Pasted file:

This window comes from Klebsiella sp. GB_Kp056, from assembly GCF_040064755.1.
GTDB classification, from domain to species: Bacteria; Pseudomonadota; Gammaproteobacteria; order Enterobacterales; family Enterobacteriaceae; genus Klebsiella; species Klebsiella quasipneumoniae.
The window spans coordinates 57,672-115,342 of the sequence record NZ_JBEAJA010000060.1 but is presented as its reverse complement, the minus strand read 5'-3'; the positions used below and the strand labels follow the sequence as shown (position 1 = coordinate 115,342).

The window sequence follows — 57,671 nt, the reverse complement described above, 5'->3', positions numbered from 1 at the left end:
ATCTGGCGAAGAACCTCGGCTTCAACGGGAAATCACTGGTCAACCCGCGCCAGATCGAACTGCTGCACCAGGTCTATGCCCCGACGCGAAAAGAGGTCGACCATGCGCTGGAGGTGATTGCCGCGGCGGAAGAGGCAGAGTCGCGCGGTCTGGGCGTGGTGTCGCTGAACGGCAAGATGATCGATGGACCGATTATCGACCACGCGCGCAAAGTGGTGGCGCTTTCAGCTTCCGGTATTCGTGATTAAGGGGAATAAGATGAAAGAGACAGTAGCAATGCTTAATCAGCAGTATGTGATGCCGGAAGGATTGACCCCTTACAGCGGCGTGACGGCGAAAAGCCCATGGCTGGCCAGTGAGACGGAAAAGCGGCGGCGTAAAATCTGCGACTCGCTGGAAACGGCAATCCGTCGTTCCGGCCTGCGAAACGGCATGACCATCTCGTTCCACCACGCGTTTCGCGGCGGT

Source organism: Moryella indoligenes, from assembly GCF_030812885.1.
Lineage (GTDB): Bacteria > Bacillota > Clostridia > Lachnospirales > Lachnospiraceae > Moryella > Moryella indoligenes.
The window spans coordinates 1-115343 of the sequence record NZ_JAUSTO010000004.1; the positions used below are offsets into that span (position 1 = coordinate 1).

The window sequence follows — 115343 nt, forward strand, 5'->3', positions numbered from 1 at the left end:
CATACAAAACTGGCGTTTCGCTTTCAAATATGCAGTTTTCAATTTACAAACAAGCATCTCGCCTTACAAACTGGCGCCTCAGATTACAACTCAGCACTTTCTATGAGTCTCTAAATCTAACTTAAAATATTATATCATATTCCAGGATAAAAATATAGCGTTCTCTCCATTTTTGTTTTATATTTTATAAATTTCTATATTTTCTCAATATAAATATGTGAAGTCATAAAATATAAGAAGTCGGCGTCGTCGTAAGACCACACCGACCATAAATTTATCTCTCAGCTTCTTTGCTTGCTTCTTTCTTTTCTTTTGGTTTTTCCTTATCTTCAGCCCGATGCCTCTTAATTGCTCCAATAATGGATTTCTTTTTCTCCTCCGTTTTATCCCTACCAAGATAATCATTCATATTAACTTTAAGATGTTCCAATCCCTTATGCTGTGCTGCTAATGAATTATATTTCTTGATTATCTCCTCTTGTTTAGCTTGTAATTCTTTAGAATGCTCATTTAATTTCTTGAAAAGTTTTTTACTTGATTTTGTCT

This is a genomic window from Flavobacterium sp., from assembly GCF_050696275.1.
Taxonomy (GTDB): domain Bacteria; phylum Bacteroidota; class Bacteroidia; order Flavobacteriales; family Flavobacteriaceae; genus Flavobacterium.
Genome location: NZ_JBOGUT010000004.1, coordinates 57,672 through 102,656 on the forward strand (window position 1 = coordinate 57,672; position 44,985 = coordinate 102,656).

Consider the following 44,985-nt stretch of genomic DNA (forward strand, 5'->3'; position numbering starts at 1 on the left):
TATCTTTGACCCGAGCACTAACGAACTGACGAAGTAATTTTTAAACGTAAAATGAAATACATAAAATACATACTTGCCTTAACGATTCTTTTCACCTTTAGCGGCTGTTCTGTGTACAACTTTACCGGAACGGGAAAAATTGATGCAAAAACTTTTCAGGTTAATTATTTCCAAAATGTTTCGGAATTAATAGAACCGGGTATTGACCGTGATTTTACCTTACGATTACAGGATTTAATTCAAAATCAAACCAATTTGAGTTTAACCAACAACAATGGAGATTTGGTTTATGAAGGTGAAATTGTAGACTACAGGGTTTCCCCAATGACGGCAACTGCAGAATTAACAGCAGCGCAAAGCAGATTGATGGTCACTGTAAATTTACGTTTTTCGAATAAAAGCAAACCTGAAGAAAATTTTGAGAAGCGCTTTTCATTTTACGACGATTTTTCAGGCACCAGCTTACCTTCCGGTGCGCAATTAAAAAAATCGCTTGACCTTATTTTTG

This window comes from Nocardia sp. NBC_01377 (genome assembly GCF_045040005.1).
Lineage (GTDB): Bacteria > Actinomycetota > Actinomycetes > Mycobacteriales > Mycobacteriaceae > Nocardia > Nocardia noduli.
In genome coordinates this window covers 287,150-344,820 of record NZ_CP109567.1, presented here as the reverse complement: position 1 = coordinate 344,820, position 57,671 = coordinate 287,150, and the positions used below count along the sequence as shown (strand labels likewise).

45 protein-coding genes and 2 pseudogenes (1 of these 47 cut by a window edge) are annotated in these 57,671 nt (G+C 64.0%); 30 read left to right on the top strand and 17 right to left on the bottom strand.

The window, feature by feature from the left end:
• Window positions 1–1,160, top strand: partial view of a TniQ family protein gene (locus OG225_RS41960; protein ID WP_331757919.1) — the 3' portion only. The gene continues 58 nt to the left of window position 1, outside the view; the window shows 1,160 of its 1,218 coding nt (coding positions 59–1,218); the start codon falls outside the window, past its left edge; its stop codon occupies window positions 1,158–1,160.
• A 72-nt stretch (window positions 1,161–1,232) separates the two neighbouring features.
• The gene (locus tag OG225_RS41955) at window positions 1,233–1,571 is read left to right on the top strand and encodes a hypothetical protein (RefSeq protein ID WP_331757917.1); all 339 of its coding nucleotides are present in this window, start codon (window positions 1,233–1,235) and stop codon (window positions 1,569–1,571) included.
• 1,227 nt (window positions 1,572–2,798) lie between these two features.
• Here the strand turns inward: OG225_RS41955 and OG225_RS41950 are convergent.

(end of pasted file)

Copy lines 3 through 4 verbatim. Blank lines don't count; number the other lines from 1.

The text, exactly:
The window spans coordinates 57,672-115,342 of the sequence record NZ_JBEAJA010000060.1 but is presented as its reverse complement, the minus strand read 5'-3'; the positions used below and the strand labels follow the sequence as shown (position 1 = coordinate 115,342).

The window sequence follows — 57,671 nt, the reverse complement described above, 5'->3', positions numbered from 1 at the left end: